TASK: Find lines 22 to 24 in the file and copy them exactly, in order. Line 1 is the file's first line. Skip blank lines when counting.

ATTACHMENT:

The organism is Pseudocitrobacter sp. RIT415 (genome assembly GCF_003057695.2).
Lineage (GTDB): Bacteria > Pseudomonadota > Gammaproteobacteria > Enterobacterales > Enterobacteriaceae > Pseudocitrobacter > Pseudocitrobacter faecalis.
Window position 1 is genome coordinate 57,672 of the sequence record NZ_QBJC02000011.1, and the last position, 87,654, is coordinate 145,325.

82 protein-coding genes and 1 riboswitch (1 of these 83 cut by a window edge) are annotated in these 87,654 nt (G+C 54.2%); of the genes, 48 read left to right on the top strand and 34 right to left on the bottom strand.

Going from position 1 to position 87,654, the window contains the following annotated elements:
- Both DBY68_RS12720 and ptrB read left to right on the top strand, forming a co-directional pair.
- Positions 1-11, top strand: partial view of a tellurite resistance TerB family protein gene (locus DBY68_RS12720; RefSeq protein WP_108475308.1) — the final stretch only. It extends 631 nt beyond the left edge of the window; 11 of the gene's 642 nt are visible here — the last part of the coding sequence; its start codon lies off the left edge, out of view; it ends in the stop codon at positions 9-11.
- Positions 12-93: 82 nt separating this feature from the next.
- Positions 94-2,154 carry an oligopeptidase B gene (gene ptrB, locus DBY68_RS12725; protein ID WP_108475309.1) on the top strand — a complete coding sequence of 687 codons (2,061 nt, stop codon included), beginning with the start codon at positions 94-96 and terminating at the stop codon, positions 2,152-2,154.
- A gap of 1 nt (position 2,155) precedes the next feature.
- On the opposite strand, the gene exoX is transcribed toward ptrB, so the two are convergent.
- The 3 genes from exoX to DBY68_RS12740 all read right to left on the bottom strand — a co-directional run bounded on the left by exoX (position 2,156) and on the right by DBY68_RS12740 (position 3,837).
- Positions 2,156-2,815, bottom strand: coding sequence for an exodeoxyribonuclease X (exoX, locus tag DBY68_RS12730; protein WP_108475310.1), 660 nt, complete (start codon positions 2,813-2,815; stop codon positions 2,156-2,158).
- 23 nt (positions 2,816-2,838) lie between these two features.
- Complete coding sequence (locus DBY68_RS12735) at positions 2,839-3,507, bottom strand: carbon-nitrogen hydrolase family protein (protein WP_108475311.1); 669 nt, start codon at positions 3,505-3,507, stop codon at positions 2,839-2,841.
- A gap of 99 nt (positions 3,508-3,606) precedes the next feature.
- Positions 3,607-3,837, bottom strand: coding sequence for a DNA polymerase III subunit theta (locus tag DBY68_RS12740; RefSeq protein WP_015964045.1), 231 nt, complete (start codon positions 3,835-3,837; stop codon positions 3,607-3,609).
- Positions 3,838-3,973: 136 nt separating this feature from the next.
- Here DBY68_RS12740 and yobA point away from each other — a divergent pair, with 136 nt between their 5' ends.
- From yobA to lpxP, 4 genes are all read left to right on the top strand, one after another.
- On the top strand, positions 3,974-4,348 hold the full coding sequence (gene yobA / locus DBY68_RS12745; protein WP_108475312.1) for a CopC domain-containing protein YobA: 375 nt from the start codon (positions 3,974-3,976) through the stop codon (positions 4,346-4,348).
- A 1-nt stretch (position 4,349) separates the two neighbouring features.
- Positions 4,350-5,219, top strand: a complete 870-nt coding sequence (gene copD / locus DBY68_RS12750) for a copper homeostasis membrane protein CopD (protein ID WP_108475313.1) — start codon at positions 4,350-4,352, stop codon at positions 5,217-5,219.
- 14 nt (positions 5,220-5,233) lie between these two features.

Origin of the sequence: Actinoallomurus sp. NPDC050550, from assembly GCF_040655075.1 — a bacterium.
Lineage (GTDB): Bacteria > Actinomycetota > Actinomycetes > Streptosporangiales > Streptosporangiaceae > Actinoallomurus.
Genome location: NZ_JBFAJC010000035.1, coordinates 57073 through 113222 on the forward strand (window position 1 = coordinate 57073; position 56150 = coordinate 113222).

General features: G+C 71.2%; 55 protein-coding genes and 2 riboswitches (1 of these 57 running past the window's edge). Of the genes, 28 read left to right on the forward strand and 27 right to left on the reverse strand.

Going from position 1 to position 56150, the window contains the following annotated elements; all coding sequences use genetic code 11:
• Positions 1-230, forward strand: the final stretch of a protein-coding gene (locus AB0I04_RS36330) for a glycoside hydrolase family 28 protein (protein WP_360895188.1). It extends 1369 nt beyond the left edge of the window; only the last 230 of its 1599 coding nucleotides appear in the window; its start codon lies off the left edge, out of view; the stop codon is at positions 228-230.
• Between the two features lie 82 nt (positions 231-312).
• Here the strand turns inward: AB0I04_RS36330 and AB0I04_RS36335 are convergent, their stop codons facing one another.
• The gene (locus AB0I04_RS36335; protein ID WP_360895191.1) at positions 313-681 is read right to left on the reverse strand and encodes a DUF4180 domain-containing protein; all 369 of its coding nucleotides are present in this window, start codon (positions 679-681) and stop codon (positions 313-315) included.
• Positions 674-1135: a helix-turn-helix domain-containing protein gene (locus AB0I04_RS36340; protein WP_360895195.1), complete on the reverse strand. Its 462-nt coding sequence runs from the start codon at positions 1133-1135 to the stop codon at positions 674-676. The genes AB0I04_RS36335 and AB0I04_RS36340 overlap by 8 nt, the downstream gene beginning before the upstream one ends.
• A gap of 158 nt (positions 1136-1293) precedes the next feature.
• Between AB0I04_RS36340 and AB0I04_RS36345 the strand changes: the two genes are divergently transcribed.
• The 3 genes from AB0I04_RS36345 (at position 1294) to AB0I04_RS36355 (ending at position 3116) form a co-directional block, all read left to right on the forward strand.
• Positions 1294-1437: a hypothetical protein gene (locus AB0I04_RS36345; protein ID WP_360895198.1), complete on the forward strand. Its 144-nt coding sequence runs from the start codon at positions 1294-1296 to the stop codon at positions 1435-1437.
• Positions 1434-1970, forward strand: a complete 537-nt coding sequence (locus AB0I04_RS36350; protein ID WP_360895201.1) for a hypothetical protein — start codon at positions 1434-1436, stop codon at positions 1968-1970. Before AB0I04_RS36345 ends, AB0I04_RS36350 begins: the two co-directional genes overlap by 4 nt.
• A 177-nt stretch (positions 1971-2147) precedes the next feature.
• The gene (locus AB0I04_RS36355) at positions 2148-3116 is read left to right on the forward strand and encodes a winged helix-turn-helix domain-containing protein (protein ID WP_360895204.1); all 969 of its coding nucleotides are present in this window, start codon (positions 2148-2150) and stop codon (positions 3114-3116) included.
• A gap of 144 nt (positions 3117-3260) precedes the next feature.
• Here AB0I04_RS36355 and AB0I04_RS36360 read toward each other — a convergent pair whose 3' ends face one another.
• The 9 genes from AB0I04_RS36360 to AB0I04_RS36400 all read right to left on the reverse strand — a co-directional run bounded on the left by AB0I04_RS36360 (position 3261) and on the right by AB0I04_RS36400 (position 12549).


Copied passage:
- A 1-nt stretch (position 4,349) separates the two neighbouring features.
- Positions 4,350-5,219, top strand: a complete 870-nt coding sequence (gene copD / locus DBY68_RS12750) for a copper homeostasis membrane protein CopD (protein ID WP_108475313.1) — start codon at positions 4,350-4,352, stop codon at positions 5,217-5,219.
- 14 nt (positions 5,220-5,233) lie between these two features.